Carsten v. Eickhoff, 163 Ind.App. 294, 299-300, 323 N.E.2d 664, 667-68 (1975) (emphases added; footnotes omitted). But we made it a point in Carsten to note that that case was " not within the line of cases in which the lease calls for a higher rent during the second term and the lessee holds over paying the higher rent." Id. at 669 n.3 ( citing Kramer v. Cook, 73 Mass. 550, 550, 7 Gray 550 (1856)); see also Pearman v. Jackson, 25 N.E.3d 772, 2015 WL 388389 at *8 (Ind.Ct.App. 2015) (holding that, where the rent payments during the original and extended terms were the same, the lessees' " payment of rent and continued occupation of the leased premises standing along was insufficient . . . to establish that they had exercised their option to renew the lease for an additional term . . . ." ), not yet certified.
[¶ 15] In another case, we considered whether a lessee had tendered effective notice to the lessor when the notice was untimely under the lease but the lessor treated the notice as if it were timely. We stated:
We note Carsten is a case that involved the sufficiency of the evidence necessary to establish waiver or a claim of equitable estoppel. The court held that, as a matter of law, merely holding over and the paying/accepting of rent does not create a waiver. . . .
In the instant case, the trial court's holding as a matter of law that the option to renew had not been exercised is not correct if there is substantive evidence of waiver and acceptance by the lessor. Here, there was evidence from which the trier of fact could conclude waiver of the required notice had been established. There was no question that the notice was given late, but before the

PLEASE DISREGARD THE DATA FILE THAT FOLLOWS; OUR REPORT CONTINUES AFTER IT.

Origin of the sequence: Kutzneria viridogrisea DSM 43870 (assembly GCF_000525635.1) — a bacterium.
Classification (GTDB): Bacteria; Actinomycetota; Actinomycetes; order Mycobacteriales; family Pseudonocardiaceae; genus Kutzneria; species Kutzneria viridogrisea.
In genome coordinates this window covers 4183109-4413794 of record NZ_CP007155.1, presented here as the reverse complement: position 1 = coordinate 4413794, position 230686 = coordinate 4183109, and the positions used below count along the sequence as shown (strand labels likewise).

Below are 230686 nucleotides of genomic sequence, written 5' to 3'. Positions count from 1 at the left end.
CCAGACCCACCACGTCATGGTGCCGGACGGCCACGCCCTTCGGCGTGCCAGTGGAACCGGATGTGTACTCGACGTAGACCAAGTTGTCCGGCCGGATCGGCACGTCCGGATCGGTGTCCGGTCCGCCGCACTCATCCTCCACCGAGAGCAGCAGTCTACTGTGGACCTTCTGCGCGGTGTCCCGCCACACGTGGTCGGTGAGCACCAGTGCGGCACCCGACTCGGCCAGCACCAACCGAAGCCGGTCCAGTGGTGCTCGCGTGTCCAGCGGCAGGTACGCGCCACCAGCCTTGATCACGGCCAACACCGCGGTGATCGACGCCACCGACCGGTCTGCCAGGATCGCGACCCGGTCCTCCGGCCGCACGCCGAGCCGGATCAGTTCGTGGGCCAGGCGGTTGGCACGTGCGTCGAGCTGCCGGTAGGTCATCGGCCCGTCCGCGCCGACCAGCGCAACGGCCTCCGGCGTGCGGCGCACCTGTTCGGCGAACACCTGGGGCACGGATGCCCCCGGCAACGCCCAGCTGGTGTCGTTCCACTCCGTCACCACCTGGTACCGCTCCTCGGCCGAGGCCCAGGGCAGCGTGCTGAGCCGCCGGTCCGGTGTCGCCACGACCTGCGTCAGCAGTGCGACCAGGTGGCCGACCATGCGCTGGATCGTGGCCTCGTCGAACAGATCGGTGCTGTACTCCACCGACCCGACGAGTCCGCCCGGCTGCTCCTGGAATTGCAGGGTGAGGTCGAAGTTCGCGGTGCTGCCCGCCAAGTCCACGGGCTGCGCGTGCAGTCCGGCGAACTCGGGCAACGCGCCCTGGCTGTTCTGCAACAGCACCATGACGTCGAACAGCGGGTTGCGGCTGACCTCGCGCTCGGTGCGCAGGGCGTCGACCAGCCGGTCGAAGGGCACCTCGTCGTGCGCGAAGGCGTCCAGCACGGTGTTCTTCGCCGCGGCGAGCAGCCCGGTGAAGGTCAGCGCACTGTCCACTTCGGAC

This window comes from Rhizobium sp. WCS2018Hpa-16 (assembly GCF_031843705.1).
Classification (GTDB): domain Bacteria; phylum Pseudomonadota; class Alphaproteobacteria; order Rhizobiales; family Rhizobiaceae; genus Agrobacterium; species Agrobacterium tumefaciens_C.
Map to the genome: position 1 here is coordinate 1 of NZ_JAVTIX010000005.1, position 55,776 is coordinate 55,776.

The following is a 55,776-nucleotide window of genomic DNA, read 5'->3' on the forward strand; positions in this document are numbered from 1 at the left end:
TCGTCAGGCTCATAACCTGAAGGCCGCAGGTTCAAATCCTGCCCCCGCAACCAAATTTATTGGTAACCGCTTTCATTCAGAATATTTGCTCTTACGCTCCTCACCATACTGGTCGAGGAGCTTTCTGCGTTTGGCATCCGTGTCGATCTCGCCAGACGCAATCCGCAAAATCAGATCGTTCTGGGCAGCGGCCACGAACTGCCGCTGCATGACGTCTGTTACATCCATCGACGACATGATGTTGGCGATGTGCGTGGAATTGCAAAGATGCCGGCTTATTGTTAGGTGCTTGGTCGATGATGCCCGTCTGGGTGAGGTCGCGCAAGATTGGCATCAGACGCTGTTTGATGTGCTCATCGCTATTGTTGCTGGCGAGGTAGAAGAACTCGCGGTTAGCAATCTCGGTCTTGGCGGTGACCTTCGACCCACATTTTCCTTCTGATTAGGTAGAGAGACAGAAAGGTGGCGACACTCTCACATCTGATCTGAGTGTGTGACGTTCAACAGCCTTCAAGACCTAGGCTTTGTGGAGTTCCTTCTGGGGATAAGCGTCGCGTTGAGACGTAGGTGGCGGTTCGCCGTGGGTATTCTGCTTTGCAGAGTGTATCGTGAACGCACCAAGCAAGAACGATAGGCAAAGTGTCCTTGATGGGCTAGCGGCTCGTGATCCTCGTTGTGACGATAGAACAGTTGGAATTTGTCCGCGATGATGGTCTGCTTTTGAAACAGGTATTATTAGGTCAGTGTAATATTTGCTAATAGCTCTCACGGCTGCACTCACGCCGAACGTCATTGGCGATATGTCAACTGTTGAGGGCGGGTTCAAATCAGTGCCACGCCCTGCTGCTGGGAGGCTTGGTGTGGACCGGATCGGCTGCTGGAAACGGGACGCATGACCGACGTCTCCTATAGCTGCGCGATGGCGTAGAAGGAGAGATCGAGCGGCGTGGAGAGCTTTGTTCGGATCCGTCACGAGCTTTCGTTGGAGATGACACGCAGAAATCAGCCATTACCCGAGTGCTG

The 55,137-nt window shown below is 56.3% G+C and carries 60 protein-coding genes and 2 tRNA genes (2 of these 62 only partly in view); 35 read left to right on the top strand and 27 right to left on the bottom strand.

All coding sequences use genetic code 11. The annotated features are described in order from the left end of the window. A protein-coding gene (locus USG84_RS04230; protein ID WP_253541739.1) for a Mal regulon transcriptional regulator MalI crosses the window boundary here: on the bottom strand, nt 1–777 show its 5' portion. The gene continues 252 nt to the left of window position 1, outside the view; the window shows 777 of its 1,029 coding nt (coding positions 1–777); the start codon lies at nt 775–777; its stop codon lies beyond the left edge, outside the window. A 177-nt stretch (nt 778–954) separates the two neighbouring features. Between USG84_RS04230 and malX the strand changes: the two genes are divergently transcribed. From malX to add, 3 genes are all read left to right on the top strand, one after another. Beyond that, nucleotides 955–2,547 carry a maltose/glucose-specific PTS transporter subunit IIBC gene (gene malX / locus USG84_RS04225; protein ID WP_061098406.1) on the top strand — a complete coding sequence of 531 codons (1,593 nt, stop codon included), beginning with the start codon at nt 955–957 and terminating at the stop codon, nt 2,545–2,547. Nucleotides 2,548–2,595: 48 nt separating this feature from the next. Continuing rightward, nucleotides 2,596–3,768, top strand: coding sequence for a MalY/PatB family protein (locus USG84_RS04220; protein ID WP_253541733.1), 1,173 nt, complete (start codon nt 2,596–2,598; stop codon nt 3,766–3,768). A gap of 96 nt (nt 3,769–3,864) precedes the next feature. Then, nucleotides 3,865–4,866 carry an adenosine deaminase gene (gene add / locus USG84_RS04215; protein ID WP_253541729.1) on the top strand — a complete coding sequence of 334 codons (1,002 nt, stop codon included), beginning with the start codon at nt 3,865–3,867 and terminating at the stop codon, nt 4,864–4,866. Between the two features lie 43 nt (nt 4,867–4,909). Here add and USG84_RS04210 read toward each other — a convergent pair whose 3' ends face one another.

lease expired. It is well settled in Indiana that a condition precedent may be waived. In this case, the notice requirement (a condition precedent) was for the benefit of the lessor and could have been waived by the lessor. Unlike in Carsten, there is no evidence of a dispute between lessor and lessees. Here, there was no dispute between the lessor and the lessee that the lease had been renewed, even though notice was given after the sixty (60) day notice period. The lessor had the right to waive or modify a condition precedent. . . .
Powers v. City of Lafayette, 622 N.E.2d 1311, 1314-15 (Ind.Ct.App. 1993) (emphases added; citations and footnotes omitted), trans. denied. Moreover, " [i]t has long been the law in this state that the performance of a condition precedent may be waived in many ways. One such way is by the conduct of one of the parties to the contract." Harrison v. Thomas, 761 N.E.2d 816, 820 (Ind. 2002) (citations, quotations, and alterations omitted).
[¶ 16] Applying that case law here, the notice provision in the instant lease was a condition precedent to Coordinated Health's exercise of either option term. Carsten, 323 N.E.2d at 667-68. However, that condition precedent existed for the benefit of Norris and, therefore, Norris had the right to waive Coordinated Health's compliance with the condition precedent. Powers, 622 N.E.2d at 1314-15. In lieu of the condition precedent, Norris had the right to accept another affirmative act by Coordinated Health, beyond Coordinated Health's merely holding over and paying the same rent it had been paying, as evidence of Coordinated Health's intent to exercise the option terms. See, e.g., Fragomeni, 96 N.E.2d at 278 (" where the lease gives the privilege of renewal[,] the lessee, by some affirmative act, must indicate his election to exercise the option prior to the expiration of the lease" ); see also C. Callahan Co., 90 N.E. at 643 (" an option of a renewal would seem to imply that the parties contemplated some affirmative act by way of the creation of an additional term." ).
[¶ 17] Norris' right to waive the condition precedent is also supported by the waiver provision of the parties' lease agreement, which contemplates, but also limits, the operation and effect of a party's failure to insist on strict performance of a condition by the other party. That provision states that the failure to insist on strict performance of any term, covenant, or condition shall not constitute the waiver of " any subsequent breach of the same or other term, covenant, or condition." Here, this means that Norris' failure to insist upon Coordinated Health's performance of the written notice requirement for the first and second option terms is limited and does not operate as a waiver of Coordinated Health's obligation to pay rent and otherwise perform under the second option term at issue.